Turmeric

Inspectors found salmonella on ginger and poppy seed from India, black pepper and red pepper from Japan and allspice from Turkey. (Kirk McKoy / October 30, 2013)

About 12% of spices imported into the U.S. each year is contaminated with insects, animal excrement, rodent hair and even rubber bands, according to a Food and Drug Administration draft report released Wednesday.

The study was conducted in response to recent cases of salmonella found in imported spices. It looked at ways to reduce the rates of human illness caused by contamination in the seasonings.

“Nearly all of the insects found in spice samples were stored product pests, indicating inadequate packing or storage conditions. The presence of rodent hair (without a root) in spices is generally indicative of contamination by rodent feces,” the report said.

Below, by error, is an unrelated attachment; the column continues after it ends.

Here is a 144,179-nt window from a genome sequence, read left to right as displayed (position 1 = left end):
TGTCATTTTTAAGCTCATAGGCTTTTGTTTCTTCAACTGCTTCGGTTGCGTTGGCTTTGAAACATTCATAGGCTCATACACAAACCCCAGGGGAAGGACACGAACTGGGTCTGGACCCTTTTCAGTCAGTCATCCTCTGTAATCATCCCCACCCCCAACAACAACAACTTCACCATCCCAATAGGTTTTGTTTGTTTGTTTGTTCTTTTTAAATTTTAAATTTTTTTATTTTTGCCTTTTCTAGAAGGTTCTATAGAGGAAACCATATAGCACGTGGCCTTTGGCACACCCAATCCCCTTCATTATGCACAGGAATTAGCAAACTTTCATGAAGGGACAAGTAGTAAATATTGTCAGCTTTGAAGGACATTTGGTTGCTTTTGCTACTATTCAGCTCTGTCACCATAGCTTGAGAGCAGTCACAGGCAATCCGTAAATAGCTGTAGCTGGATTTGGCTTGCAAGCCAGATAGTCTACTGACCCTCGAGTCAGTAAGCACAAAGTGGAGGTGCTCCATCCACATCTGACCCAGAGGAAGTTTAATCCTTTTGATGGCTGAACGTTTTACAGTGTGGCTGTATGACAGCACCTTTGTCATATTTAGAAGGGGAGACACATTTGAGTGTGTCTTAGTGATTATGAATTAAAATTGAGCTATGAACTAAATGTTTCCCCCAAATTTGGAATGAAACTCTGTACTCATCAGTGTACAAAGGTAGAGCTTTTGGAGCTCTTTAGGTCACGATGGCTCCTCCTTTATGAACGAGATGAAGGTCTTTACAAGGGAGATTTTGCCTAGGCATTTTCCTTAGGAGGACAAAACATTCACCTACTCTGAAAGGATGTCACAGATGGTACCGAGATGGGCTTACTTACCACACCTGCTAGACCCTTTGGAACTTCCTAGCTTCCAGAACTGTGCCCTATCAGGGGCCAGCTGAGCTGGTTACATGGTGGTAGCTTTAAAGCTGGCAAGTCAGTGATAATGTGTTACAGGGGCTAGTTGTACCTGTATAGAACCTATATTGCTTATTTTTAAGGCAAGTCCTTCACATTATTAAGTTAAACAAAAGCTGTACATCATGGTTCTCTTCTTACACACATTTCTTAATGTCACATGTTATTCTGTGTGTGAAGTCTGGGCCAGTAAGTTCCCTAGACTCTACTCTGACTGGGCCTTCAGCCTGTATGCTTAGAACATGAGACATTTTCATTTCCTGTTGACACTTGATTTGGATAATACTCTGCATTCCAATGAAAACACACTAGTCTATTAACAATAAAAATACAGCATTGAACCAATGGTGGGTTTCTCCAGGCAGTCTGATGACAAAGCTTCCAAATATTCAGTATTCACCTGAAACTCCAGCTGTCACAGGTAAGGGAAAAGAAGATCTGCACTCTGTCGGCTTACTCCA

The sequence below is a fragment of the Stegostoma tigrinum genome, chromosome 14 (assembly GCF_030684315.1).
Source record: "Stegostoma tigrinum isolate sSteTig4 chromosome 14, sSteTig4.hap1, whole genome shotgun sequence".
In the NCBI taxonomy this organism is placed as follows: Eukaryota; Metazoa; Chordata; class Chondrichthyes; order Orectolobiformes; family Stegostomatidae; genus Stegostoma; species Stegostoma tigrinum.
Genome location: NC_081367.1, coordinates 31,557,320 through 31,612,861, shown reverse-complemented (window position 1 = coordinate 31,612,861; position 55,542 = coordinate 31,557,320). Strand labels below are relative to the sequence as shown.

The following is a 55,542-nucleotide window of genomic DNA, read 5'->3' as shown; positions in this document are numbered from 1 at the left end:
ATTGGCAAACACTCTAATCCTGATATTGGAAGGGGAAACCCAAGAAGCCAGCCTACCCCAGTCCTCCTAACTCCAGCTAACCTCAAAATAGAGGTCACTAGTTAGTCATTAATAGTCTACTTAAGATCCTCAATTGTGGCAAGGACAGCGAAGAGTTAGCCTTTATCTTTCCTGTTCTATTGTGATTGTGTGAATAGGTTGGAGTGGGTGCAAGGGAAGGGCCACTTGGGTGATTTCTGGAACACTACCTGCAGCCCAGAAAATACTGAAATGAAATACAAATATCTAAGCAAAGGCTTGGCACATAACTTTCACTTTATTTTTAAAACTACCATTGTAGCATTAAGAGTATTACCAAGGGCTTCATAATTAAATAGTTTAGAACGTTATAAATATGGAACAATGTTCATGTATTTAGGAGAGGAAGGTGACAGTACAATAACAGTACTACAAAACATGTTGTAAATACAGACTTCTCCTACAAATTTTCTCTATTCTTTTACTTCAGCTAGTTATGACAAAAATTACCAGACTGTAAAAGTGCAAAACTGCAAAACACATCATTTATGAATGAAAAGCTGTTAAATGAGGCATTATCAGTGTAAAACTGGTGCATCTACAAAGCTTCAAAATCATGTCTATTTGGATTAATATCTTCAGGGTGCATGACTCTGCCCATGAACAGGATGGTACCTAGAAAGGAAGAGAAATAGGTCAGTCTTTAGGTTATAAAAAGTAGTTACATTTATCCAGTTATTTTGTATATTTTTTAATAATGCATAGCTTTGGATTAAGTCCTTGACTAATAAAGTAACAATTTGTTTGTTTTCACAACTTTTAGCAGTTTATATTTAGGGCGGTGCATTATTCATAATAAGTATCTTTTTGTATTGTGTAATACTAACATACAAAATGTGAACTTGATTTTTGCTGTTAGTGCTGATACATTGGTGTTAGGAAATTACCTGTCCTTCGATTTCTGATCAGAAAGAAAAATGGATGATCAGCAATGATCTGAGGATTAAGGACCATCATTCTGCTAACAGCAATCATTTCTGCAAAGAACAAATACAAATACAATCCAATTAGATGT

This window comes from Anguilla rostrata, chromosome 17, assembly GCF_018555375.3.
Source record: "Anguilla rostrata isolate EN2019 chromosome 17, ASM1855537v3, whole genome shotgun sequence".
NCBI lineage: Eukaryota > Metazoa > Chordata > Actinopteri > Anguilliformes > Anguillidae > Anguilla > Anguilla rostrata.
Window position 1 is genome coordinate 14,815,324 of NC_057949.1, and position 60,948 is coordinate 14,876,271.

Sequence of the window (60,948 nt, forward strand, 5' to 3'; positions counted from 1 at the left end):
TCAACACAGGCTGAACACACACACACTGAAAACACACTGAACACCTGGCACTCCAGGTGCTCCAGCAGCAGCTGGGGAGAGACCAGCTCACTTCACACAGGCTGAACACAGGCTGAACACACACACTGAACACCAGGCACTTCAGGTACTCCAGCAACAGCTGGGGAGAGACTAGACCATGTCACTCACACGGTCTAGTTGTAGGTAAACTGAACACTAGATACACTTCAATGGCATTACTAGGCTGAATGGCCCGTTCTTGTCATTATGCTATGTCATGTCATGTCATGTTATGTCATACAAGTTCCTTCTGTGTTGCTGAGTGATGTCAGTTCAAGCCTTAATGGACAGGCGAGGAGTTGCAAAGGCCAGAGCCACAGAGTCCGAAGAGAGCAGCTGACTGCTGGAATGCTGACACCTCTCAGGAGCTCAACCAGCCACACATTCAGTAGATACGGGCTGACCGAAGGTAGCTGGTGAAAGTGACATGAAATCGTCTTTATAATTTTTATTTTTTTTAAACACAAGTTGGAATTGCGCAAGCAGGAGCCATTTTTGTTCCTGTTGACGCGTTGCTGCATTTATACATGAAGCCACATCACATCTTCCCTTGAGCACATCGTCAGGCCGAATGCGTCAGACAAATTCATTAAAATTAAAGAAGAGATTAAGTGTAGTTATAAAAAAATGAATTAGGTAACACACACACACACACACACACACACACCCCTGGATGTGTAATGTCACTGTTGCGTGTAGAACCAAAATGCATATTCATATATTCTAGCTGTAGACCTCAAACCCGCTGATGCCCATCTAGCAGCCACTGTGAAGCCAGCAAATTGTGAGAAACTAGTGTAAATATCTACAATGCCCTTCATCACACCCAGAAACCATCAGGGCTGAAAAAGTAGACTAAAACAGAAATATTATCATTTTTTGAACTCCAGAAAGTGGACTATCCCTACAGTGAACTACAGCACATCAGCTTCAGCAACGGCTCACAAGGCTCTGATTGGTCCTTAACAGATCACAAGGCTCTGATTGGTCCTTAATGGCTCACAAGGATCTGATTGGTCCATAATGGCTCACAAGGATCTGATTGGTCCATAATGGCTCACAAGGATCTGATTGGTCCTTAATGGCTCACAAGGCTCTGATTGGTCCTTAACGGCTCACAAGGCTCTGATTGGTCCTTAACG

The FDA called the problem “systemic” and identified 14 outbreaks from 1973 to 2010 that sickened 2,000 people and hospitalized 128 worldwide.

The relatively small number of outbreaks over that time may be because consumers use only small amounts of spices each time, the agency said.

Still, the FDA found 7% of imported spices were contaminated with salmonella after sampling 2,800 shipments from 2007 to 2009, the report said.

The bacteria kills 400 people and sickens about 1.2 million each year in the U.S.

Inspectors found salmonella on ginger and poppy seed from India, black pepper and red pepper from Japan and allspice from Turkey.